The judge dismissed government arguments that he lacked legal authority. He noted that extraordinary action was warranted in "litigation that is unprecedented in subject matter, scope and public attention."
He wrote that he wasn't going to allow "fishing expeditions" but was trying to address perceptions that "the government may have the opportunity to conceal, alter or fail to reveal evidence."
Within weeks, Mr. Johnston wrote Attorney General Janet Reno to warn that lawyers in her own department had long known and possibly covered up the use of pyrotechnic tear gas. The judge then called Ms. Reno personally to tell her of Mr. Johnston's integrity.
The judge said he also warned that he would not tolerate departmental retribution against the Waco prosecutor, and Ms. Reno assured him that Mr. Johnston would be treated fairly. Since then, regional U.S. Attorney Bill Blagg has recused Mr. Johnston and every other prosecutor in his district from involvement in the case.

Change of view

Even before his August order, the judge's writings in the case indicated a change in his view of what had transpired between the Branch Davidians and the government.
When he sentenced the Branch Davidians to stiff prison terms in 1994, he wrote that they had started the firefight that began the incident.
However, in a July 1, 1999, order refusing to dismiss the case, he wrote that how the gunbattle began is "a matter of great dispute."
Asked about that shift, the judge said, "The focus of the criminal trial was just that - on whether or not one or more Branch Davidians were responsible for the deaths of the agents.
"The focus now is entirely different, looking in a different direction: what government agents might or might not have done that was wrong, poor judgment or whatever," he said. "It's yet to be determined how much military personnel were involved. I don't know to what extent that's going to affect the government's liability."
But the origin of any government agent - military or civilian - probably wouldn't matter if they did wrong, he said, because they were acting on behalf of the government.
He acknowledged that his views on the military's involvement have recently changed, amid revelations that members of secret military units were sent to Waco to observe and assist the FBI with classified technical equipment.
In his July order, the judge chastised plaintiff's lawyers for even suggesting that the Army's secret Delta Force unit may have been actively involved in the tragedy's end.
"That was before I had become aware that they were there," he said. "I don't know how many military people were there. I don't know what they did or didn't do. That's going to be forthcoming."
Whatever their role, he said, the military's presence gives him pause.
"The Posse Comitatus law has been on the books a long time," he said. "We have not allowed our military personnel to be involved in criminal investigations except in limited settings. I think that's the way it ought to be. If you don't have that separation, you have a police state."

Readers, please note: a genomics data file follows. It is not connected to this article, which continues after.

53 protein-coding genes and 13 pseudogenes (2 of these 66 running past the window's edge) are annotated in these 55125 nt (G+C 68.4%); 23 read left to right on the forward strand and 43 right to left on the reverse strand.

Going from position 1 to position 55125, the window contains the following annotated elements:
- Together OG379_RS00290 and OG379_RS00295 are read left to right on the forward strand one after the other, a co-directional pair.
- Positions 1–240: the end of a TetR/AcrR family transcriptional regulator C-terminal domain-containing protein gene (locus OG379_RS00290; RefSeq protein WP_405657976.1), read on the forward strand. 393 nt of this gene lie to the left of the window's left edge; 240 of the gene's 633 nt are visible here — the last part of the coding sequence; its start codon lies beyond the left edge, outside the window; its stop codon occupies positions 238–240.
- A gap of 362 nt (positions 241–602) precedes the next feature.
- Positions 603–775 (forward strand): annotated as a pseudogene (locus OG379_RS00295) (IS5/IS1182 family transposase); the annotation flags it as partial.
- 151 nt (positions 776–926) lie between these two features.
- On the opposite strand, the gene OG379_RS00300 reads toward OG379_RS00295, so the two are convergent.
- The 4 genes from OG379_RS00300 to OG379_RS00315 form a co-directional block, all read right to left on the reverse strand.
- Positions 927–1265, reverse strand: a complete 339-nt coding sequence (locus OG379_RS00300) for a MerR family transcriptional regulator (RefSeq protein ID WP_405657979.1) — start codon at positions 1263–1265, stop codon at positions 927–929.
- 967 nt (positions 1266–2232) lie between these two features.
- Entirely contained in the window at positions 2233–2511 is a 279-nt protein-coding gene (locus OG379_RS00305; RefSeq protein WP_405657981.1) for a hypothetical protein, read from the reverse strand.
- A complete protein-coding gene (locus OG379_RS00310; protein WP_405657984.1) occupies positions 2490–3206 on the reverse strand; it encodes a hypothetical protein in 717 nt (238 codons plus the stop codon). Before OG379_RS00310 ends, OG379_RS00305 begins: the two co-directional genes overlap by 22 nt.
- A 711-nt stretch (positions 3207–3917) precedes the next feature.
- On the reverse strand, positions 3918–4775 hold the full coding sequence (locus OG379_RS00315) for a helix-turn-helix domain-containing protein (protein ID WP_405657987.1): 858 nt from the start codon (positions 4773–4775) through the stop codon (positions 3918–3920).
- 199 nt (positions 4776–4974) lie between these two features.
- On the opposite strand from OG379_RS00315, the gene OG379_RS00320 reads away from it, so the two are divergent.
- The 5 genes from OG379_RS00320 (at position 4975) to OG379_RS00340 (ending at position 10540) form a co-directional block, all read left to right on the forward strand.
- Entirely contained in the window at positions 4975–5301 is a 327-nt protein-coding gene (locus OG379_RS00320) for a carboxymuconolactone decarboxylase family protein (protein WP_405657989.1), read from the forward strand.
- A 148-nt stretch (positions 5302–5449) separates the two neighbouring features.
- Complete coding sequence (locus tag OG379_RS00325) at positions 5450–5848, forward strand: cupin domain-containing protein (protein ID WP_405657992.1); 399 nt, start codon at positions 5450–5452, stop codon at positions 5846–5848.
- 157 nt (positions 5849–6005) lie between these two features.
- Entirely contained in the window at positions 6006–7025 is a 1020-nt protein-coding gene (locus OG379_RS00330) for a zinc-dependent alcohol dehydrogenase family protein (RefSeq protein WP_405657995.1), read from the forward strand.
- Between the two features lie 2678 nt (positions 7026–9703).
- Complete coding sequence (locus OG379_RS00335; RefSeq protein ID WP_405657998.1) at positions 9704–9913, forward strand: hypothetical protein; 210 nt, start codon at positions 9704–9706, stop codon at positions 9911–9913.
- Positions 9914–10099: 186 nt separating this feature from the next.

Larger importance

Judge Smith said he believes that a civil trial in his imposing third-floor courtroom can fully air both what happened and the government's responsibility.
Although it retains the features of a routine civil case, the judge said he recognizes that the lawsuit carries a larger national importance.
"There are those that want the trial to be an opportunity to expose government malfeasance, and to perhaps increase the public's trust in its government," he said. "I don't want the trial to become a political arena, but to some extent, it will be. So I view part of my job as trying to keep the lawyers focused on the real issues."
Congressional investigators and staffers of Waco independent counsel John Danforth have become regular callers.
The judge's staff also has fielded media calls seeking access to the evidence. Judge Smith said he will not decide until later how to handle such requests.
He said he believes the lawsuit can help restore confidence in the legal system by determining what happened and if need be, holding government accountable.
"A civil trial is as good a place to determine that as we can get," he said. "The court's not really an investigating agency, but it is the apparatus by which the truth is determined."


"Report: Congress Panel May Test Waco Bullets"

(Reuters, October 24, 1999)

WASHINGTON (Reuters) - One of the congressional committees investigating the assault on the Branch Davidian compound in Waco, Texas, may order ballistic tests on some bullet casings found at an FBI sniper position, according to a New Yorker magazine story to be published Monday.

A report by the Texas Rangers subpoenaed by a House panel and made public last month said ammunition often used by snipers was found in a house used by both the FBI and the Bureau of Alcohol, Tobacco and Firearms.

The report said twelve .308-caliber shell casings and 24 .223-caliber shell casings were found at the house.

The New Yorker story said the congressional panel, which was not named, wants to determine who fired the .308-caliber bullet and when they were fired.

The FBI has denied that its agents fired any shots during the standoff and assault. The ATF used the house during a fierce gunfight with the cult on Feb. 28, 1993, that started the siege.

According to the New Yorker story, the FBI contends that the shots were fired during the Feb. 28 incident.